Supplemental Titles

Supplemental titles are used for special faculty appointments that fall outside the standard categories.

Supplemental appointments are made under the same criteria as appointments in the regular tracks. For example, the criteria for a Visiting or Adjunct Research Associate Professor are the same as for an Research Associate Professor in the Research Track. The recommendation packet has the same documents, and the approval procedure is the same.

No Appointment Activity Record (AAR) is required for any supplemental appointment.

Visiting Faculty

This title may be used in conjunction with all track titles.

  • Appointees to this title must have employment responsibilities with another institution of higher education and are usually on leave from that institution (e.g. a professor from UCSF who is here for a 6-month sabbatical).
  • Appointees may be full-time, with a maximum length of appointment of 1 year or less.

Written requests to extend appointments beyond 1 year may be granted under unusual circumstances. Requests must specify what contributions the visiting faculty member has made, why an extension is needed, and what provisions are being made for allocation of space and for payment of any salary.

Emeritus Status

Faculty member speaking at Medical School event

Retiring faculty who have had a significant role in departmental activities may be considered for the formal Emeritus Faculty title. The chair decides whether a retiring faculty member has earned emeritus status. If so, the chair must propose appointment to the emeritus rank by recommending emeritus appointment to the Dean.

For the department, the advantages of maintaining a group of emeritus faculty are: continuing contact for mentoring, teaching, research, or other departmental activities; maintaining faculty contact for personal donations and help with development; and having emeritus faculty available for advice to students, residents, junior faculty as it may be appropriate.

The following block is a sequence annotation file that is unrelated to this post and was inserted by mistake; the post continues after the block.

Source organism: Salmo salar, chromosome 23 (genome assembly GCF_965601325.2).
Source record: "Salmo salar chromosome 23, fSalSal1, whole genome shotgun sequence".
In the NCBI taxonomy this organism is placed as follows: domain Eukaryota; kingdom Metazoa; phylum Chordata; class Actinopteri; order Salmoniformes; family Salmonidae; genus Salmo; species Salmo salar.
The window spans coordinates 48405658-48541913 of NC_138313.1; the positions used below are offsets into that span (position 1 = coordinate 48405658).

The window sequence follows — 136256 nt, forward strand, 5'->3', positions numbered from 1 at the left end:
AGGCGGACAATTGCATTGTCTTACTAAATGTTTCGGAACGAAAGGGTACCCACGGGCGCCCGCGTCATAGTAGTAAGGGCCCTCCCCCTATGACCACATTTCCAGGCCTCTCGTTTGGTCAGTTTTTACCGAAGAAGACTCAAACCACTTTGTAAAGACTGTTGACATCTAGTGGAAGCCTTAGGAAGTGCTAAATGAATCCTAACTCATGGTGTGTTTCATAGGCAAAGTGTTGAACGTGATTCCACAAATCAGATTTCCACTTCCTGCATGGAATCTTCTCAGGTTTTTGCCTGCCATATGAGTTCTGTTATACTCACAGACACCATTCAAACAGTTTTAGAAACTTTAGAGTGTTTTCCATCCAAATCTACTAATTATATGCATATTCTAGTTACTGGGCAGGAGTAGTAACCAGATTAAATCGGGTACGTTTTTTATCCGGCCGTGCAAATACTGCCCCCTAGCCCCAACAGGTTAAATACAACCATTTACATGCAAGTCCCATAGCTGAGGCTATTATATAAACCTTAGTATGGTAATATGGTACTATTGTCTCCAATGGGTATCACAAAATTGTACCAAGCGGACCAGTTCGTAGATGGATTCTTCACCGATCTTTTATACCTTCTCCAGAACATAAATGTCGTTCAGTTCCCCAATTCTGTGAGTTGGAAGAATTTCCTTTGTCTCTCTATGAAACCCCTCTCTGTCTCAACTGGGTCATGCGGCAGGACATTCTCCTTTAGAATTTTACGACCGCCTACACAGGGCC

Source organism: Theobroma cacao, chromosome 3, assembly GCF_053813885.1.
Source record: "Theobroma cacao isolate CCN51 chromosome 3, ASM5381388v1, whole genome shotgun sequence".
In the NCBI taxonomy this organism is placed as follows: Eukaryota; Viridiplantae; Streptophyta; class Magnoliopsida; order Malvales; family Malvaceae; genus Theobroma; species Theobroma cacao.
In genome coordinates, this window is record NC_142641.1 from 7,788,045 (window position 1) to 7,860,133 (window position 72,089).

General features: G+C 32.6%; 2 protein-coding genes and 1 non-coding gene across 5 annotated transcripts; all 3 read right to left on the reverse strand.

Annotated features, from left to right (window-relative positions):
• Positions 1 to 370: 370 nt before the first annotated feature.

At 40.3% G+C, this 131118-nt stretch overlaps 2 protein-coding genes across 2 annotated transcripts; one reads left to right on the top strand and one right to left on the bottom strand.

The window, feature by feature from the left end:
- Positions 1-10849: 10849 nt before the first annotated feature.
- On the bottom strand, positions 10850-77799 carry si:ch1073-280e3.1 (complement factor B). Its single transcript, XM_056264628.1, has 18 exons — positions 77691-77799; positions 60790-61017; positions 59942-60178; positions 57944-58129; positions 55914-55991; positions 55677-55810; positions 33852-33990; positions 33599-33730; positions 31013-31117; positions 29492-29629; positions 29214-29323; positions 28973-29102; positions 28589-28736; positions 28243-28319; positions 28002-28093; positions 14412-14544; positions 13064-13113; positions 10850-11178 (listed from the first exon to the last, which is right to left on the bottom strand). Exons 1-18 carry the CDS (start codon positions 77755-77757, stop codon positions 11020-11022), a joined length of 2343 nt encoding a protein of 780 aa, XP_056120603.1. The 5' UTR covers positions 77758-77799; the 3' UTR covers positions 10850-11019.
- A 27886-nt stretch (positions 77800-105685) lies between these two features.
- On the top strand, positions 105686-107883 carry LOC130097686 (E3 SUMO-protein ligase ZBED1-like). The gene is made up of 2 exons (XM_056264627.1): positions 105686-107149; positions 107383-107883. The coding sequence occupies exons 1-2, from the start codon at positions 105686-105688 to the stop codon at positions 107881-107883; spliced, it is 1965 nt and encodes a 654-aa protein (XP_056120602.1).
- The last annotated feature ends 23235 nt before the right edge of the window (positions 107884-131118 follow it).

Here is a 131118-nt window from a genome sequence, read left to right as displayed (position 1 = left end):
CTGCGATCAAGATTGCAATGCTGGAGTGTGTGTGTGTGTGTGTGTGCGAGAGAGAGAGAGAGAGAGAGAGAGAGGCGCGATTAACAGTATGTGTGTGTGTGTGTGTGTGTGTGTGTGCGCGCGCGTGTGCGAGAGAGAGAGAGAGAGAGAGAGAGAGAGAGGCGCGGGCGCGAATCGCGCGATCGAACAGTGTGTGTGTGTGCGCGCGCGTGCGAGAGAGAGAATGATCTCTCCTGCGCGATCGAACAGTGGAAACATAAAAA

The provision of office space, clerical assistance, or financial support to active emeritus faculty is sometimes provided by departments, but is dependent on the department's capabilities.

Review the Standard Practice Guide Policy on Emeritus/Emerita Titles (SPG 201.80) →


During the retirement process, the University will provide abundant information on benefits, activities, use of University facilities, and more. 

However, you will not receive much information regarding participation in Medical School and Hospital activities after retirement.

Who is eligible for emeritus status?

Faculty members who have played a significant role in departmental activities are eligible for appointment to emeritus status in the university. The chair of the department makes this determination and proposes the faculty member for emeritus status. Emeritus status requires approval by the Regents and is not automatic upon retirement.

How is appointment as emeritus status done?

The chair (and the departmental administrator) prepares a dossier proposing the retiring faculty member for emeritus status. This nomination is forwarded to the Dean of the Medical School. If approved by the dean's office, it is forwarded to the Regents for approval.

Where can I find information on my retirement benefits?

The Benefits Administration Office has put together a list of questions and answers for those considering retirement. Download a PDF of resources → or learn more from this video about planning for health care as a University of Michigan retiree. You can also attend events on the topic sponsored by Faculty Development by checking the Faculty Development Workshops page.